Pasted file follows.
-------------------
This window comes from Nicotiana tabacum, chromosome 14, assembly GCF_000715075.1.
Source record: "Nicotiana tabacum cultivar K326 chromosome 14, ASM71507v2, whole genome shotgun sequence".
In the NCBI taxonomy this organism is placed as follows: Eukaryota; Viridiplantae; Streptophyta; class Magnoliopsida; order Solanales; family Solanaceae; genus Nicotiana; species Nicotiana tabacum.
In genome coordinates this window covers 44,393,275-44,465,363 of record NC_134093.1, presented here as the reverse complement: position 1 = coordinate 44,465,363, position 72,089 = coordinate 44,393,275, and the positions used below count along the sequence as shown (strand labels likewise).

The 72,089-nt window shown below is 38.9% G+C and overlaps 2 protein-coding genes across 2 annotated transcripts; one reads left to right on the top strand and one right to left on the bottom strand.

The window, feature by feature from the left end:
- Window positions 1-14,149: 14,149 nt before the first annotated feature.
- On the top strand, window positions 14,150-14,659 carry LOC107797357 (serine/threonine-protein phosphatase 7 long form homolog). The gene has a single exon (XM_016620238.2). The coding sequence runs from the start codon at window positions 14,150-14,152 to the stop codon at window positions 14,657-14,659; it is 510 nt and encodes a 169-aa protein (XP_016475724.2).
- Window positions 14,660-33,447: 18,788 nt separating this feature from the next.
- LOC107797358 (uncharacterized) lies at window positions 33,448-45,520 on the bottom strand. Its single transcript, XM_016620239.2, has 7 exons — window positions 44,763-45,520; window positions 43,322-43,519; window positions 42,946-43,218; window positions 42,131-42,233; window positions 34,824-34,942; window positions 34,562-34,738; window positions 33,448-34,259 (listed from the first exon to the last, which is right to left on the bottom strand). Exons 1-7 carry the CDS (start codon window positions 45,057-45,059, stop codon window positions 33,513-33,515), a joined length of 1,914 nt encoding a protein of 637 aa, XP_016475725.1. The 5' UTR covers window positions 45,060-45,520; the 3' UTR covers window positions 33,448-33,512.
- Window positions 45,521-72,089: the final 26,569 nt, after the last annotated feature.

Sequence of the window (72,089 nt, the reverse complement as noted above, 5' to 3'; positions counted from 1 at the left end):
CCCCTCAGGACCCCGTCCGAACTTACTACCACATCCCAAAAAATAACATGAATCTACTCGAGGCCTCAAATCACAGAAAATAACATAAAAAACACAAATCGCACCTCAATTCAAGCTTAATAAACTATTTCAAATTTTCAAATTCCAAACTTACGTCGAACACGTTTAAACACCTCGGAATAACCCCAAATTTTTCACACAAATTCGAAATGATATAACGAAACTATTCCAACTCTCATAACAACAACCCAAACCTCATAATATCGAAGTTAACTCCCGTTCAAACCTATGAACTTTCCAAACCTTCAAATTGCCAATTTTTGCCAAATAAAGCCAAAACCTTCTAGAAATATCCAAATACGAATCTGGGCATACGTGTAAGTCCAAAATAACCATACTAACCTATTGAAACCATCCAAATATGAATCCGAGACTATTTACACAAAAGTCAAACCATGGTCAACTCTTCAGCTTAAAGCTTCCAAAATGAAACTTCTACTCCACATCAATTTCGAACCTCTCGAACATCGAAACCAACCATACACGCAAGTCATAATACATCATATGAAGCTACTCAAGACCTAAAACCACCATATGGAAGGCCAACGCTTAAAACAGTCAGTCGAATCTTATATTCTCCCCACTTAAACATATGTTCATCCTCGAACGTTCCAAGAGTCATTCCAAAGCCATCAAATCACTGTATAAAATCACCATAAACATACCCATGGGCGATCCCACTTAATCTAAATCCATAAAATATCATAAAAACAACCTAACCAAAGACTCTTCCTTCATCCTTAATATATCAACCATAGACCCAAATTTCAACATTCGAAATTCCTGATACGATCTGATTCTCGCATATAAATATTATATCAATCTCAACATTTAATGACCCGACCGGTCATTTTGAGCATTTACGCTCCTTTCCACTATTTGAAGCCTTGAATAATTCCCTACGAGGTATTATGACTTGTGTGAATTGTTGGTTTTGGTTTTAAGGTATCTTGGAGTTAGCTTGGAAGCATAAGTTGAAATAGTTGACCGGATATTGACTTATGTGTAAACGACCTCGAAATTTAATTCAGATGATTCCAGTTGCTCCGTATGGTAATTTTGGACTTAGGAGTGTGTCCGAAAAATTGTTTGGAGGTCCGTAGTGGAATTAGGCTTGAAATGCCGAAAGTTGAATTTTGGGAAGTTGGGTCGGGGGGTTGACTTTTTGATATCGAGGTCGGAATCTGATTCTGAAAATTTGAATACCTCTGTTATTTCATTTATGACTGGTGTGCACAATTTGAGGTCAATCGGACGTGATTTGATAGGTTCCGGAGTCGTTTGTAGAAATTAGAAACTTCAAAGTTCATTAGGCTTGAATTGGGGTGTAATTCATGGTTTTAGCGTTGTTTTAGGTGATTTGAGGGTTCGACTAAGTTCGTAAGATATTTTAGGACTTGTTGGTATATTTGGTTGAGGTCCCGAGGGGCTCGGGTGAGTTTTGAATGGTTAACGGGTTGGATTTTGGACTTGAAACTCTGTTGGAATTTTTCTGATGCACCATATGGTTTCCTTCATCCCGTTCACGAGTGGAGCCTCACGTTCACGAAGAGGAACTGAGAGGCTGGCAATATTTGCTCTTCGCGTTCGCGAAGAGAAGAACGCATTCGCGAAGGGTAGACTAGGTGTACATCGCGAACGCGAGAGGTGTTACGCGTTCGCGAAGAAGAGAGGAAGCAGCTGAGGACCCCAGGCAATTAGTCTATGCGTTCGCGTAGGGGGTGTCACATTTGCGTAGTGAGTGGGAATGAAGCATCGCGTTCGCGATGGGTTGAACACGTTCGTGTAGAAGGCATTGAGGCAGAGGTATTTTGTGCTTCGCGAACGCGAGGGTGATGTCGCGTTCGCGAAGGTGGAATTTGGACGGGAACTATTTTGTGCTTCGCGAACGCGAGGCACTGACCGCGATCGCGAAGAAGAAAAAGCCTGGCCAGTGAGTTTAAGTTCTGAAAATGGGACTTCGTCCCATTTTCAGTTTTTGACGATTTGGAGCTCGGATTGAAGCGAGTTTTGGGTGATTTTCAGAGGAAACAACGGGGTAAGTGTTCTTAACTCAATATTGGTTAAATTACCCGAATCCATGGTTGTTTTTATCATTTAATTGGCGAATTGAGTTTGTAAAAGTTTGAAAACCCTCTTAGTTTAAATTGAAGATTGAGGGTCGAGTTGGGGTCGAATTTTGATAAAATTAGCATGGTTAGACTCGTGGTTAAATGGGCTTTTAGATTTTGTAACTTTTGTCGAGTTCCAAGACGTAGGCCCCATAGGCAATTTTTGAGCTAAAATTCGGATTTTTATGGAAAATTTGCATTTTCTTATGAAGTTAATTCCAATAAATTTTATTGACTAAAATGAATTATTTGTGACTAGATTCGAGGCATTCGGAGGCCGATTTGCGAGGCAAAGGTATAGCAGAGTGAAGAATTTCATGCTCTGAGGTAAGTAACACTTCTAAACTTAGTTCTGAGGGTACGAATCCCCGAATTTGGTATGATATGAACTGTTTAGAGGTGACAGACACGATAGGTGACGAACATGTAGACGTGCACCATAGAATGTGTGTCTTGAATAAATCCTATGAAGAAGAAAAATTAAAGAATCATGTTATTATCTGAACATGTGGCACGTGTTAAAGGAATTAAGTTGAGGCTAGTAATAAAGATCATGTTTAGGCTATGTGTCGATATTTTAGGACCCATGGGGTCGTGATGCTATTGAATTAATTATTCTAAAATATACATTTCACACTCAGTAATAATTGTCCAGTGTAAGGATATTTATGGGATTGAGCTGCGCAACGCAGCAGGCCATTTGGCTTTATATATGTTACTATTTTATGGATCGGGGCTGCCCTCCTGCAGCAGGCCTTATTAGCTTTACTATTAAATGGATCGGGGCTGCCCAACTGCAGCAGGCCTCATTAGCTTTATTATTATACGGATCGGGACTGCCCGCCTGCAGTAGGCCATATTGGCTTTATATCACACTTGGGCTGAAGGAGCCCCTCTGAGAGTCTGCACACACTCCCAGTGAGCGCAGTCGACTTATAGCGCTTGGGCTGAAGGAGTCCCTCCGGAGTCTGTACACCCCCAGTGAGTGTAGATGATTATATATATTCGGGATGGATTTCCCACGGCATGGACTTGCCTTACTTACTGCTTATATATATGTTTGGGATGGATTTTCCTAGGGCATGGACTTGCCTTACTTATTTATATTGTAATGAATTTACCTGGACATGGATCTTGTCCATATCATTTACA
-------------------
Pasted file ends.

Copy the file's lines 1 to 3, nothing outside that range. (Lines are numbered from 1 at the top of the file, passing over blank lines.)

This window comes from Nicotiana tabacum, chromosome 14, assembly GCF_000715075.1.
Source record: "Nicotiana tabacum cultivar K326 chromosome 14, ASM71507v2, whole genome shotgun sequence".
In the NCBI taxonomy this organism is placed as follows: Eukaryota; Viridiplantae; Streptophyta; class Magnoliopsida; order Solanales; family Solanaceae; genus Nicotiana; species Nicotiana tabacum.